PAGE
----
Ganging Up on Disease
By Joe Maglitta
Bugs and viruses do it all the time: Gang up and attack in force. Might copying this simple but effective tactic offer our best hope for defeating the deadliest diseases — and the killer healthcare costs that inevitably follow? More and more medical experts think so.
Of course, scientists and doctors have long labored together to soften the disease scourges, from pox to polio to cancer and heart disease. But this long tradition has lately gotten a powerful boost, thanks to new forms of Web-based collaboration, new hardware such as tablets and specialized open-source software.
Web-based medical teamwork got a boost this week with the announcement that IBM would donate new software enabling real-time Web collaboration to the Dojo Foundation’s Open Cooperative Web Framework (OpenCoweb). Developed in the IBM labs, Project Blue Spruce allows people to simultaneously interact and update content in real-time via a web browser on computers and the Apple iPad and includes video chat.
Two new initiatives signal the potential power of Web-based collaboration against viruses, rogue genes, problem behaviors and other causes of disease.
The National Institutes of Health (NIH) use the Blue Spruce Code to help analyze health records and spot trends among of patients with Chronic Obstructive Pulmonary Disease.
A new service called iTelepsych.com lets patients virtually meet and communicate with mental health providers via HIPPA-compliant video conferencing, making possible real-time medical treatment from any location with an internet connection.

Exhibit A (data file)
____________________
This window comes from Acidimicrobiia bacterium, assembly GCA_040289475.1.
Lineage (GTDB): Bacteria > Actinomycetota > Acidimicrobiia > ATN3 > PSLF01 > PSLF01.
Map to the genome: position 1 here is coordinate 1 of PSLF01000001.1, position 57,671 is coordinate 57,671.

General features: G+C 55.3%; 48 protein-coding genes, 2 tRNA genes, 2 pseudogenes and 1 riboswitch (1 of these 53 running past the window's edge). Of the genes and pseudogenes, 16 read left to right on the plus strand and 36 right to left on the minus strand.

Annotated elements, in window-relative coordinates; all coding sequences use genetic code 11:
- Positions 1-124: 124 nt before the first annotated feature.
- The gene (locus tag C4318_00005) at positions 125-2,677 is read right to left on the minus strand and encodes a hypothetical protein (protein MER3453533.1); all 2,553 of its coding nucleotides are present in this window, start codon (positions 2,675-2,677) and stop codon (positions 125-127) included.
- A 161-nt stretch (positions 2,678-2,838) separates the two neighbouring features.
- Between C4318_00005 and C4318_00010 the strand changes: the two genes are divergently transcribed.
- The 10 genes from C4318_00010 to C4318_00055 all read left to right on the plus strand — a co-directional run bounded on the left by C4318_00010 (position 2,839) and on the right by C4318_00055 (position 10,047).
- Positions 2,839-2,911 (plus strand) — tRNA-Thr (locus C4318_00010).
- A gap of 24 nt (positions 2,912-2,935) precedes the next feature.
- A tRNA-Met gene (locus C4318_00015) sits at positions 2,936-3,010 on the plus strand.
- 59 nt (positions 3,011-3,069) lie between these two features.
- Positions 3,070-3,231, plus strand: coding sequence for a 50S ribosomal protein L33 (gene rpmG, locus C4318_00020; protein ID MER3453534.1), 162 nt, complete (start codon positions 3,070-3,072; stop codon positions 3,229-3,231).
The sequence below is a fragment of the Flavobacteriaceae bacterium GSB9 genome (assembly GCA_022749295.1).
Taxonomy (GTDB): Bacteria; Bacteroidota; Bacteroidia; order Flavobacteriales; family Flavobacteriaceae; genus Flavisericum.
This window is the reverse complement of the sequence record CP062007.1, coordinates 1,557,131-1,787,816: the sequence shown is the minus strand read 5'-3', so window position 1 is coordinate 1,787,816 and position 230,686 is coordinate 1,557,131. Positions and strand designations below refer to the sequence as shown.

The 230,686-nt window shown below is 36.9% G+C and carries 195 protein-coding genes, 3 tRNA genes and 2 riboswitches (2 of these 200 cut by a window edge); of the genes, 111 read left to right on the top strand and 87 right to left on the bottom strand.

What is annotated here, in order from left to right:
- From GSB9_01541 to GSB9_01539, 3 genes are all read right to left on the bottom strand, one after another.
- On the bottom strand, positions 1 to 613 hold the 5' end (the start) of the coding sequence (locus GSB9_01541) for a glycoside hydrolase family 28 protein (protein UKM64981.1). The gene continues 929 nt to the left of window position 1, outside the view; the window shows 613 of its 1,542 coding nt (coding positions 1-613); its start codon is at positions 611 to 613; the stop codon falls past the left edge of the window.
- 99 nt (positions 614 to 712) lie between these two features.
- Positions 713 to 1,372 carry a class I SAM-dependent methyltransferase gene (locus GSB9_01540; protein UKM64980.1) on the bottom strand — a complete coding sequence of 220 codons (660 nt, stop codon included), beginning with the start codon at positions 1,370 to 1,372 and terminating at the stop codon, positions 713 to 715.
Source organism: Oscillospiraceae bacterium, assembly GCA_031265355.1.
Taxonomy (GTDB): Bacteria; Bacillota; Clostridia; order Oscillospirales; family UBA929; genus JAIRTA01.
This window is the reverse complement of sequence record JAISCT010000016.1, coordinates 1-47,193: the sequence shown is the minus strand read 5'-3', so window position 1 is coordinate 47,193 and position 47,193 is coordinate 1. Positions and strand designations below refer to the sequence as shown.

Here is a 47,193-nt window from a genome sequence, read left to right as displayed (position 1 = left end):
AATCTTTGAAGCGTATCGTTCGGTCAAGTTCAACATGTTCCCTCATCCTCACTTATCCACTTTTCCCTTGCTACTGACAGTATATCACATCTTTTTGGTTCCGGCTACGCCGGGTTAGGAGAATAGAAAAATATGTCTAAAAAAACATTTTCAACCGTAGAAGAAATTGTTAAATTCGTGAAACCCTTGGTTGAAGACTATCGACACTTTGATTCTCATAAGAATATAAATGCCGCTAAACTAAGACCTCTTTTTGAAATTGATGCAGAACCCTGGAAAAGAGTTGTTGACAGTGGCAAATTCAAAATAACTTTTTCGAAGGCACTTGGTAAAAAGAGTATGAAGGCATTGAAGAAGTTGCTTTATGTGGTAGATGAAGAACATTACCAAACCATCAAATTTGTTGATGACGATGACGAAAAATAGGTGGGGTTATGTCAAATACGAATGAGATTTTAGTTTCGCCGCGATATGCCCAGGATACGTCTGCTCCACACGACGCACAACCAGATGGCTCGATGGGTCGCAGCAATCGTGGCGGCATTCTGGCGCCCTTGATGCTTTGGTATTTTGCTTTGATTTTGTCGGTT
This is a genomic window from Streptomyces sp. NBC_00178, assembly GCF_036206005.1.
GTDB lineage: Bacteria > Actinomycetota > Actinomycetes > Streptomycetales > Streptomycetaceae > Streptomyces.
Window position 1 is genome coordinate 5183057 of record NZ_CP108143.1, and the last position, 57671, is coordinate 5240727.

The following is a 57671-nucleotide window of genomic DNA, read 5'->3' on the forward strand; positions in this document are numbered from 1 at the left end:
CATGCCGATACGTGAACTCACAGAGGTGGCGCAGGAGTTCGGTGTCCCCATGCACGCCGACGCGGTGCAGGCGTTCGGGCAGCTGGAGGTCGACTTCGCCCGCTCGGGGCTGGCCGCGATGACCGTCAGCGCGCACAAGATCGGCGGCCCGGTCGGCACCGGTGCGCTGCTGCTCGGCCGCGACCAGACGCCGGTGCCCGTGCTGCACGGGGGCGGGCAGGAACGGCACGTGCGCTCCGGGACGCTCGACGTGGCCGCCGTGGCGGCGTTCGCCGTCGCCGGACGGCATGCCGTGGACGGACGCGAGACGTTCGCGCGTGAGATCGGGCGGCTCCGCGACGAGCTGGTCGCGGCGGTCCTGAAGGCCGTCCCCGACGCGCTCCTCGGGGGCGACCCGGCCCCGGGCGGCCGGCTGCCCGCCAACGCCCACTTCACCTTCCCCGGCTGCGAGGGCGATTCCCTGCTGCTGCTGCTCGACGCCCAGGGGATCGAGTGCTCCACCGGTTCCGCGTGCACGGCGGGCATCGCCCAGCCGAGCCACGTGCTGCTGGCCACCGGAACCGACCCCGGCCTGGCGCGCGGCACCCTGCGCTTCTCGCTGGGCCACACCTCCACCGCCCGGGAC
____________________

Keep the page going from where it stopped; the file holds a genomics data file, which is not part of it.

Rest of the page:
“iTelepsych.com helps doctors easily establish a practice with patients who are not able to leave their homes or attend typical in-office appointments,” explained said Eric Greenman, MD, founder and chief executive officer, iTel. “With IBM Project Blue Spruce, people can access the mental healthcare they need even if they cannot come to a doctor’s office.”
Of course, there’s still room for old-fashioned, conventional collaboration as well. IBM and Novartis this week announced a global competition for students at top universities to invent new ways to combat heart disease, stroke, cancer, asthma and diabetes and other widespread diseases.
According to the World Health Organization, nearly two-thirds of all deaths occur due to non-communicable diseases (NCDs) — 80 percent in developing countries. Over the coming decade, some 388 million people worldwide will die of one or more chronic illnesses. However, with concerted action, research and new innovations, at least 36 million premature deaths could be averted by 2015.
Teams will compete to create new ways to use technology to combat NCDs, and promote more efficient ways to provide care. The teams are supported by IBM and Novartis with mentors and subject matter coaching to provide industry expertise that will complement their knowledge and research.